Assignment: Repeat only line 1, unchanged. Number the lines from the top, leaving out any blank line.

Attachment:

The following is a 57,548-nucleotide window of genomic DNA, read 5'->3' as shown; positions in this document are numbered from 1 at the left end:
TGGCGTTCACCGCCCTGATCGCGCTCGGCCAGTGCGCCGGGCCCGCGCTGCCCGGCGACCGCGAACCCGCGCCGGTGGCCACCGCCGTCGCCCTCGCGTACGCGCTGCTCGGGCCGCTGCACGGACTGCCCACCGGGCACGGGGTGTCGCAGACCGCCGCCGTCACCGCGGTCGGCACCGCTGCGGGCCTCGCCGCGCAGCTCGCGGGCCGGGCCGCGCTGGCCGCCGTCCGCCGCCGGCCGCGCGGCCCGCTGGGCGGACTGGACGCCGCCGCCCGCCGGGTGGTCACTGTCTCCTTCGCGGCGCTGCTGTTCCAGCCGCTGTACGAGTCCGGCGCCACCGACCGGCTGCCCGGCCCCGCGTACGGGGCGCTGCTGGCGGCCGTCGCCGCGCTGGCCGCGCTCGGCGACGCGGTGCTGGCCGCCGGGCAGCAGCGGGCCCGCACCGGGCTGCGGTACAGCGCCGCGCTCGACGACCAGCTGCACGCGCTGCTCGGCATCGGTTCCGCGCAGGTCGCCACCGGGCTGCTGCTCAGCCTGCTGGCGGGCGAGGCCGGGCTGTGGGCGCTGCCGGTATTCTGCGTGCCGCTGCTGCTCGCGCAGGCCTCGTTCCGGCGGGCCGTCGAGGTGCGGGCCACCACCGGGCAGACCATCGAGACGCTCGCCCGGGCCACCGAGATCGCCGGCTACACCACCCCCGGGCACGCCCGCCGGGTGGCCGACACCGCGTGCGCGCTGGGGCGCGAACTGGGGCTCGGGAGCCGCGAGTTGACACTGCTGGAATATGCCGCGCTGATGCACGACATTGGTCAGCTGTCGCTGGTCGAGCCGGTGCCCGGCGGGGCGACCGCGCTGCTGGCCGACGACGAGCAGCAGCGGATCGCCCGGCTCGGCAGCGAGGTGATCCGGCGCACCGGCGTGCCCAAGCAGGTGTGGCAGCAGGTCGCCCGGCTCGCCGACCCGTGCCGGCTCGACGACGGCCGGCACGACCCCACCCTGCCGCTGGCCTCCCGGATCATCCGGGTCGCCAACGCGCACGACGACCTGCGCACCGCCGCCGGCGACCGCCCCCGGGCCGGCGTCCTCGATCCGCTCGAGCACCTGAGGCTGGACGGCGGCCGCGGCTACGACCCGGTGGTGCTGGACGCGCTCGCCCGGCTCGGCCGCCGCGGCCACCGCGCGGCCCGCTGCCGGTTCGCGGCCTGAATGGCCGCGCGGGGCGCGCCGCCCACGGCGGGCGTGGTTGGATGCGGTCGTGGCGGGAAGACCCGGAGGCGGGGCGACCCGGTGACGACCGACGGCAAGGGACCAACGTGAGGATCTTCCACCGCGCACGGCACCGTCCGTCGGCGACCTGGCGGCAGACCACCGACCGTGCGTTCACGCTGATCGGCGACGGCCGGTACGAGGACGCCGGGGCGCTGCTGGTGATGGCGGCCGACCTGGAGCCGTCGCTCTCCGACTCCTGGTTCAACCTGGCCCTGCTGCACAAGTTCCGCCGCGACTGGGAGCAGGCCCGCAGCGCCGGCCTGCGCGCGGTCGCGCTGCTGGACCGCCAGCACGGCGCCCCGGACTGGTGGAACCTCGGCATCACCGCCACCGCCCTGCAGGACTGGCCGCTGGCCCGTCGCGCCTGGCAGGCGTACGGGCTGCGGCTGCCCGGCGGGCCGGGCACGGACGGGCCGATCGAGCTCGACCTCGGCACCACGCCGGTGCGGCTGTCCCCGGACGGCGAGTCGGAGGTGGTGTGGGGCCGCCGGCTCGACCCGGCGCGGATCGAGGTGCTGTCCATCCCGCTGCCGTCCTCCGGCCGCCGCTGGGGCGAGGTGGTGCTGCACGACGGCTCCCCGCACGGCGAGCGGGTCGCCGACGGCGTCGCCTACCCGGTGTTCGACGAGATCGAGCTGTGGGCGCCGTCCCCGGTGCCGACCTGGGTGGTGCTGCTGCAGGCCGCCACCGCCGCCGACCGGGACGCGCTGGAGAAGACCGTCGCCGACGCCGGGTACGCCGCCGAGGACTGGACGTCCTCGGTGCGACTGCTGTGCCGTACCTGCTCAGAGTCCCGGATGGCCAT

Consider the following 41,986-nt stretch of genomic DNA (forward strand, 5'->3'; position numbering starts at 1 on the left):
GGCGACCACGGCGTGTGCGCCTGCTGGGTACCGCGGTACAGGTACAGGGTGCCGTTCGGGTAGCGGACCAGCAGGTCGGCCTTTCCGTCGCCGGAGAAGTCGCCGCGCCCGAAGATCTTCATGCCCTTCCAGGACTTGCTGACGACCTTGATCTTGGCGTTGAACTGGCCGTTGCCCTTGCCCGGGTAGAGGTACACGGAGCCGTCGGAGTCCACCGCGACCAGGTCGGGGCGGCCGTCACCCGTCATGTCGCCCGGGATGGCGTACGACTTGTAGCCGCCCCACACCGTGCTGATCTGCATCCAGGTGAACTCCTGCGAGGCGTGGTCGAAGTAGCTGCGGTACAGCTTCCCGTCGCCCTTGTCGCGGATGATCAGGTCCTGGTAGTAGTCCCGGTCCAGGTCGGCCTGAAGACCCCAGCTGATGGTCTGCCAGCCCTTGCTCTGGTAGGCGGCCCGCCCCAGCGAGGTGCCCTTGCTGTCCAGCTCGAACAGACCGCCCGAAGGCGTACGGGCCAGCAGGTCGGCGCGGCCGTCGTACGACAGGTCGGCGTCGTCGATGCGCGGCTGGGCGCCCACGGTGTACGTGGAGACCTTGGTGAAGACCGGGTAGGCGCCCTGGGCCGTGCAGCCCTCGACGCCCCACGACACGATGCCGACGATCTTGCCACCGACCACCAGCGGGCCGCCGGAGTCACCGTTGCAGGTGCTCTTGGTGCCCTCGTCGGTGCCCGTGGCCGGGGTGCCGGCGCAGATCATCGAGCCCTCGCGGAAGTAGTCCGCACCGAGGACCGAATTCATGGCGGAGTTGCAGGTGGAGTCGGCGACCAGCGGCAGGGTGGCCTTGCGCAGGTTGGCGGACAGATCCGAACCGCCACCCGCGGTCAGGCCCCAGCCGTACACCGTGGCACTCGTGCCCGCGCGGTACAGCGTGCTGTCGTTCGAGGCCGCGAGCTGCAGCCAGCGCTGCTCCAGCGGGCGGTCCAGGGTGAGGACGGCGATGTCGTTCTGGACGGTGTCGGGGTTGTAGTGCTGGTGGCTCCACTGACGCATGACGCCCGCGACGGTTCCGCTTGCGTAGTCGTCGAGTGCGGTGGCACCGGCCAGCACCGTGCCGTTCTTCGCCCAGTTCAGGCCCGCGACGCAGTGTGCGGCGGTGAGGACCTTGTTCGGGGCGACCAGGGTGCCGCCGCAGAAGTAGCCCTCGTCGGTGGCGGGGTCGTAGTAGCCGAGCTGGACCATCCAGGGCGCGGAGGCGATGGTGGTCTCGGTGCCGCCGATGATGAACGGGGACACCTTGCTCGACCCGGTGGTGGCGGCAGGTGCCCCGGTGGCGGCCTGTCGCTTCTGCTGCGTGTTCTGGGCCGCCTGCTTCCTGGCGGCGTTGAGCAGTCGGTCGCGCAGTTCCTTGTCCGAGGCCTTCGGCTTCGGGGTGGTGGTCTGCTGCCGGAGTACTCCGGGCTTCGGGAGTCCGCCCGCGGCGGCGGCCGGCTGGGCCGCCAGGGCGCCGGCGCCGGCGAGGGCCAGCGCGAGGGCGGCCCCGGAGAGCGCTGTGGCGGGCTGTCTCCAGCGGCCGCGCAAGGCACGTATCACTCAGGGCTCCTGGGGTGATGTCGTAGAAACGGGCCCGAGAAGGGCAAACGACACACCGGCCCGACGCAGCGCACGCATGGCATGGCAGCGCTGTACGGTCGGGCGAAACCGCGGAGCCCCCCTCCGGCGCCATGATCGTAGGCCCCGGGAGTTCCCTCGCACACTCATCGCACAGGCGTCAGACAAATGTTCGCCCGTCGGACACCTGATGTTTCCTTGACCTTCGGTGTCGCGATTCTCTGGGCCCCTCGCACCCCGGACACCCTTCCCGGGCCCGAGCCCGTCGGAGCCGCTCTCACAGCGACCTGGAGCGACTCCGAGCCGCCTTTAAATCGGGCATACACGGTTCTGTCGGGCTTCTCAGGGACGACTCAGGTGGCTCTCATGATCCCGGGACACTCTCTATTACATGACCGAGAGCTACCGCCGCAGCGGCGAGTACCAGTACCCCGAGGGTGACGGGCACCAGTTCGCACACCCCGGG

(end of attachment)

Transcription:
The following is a 57,548-nucleotide window of genomic DNA, read 5'->3' as shown; positions in this document are numbered from 1 at the left end: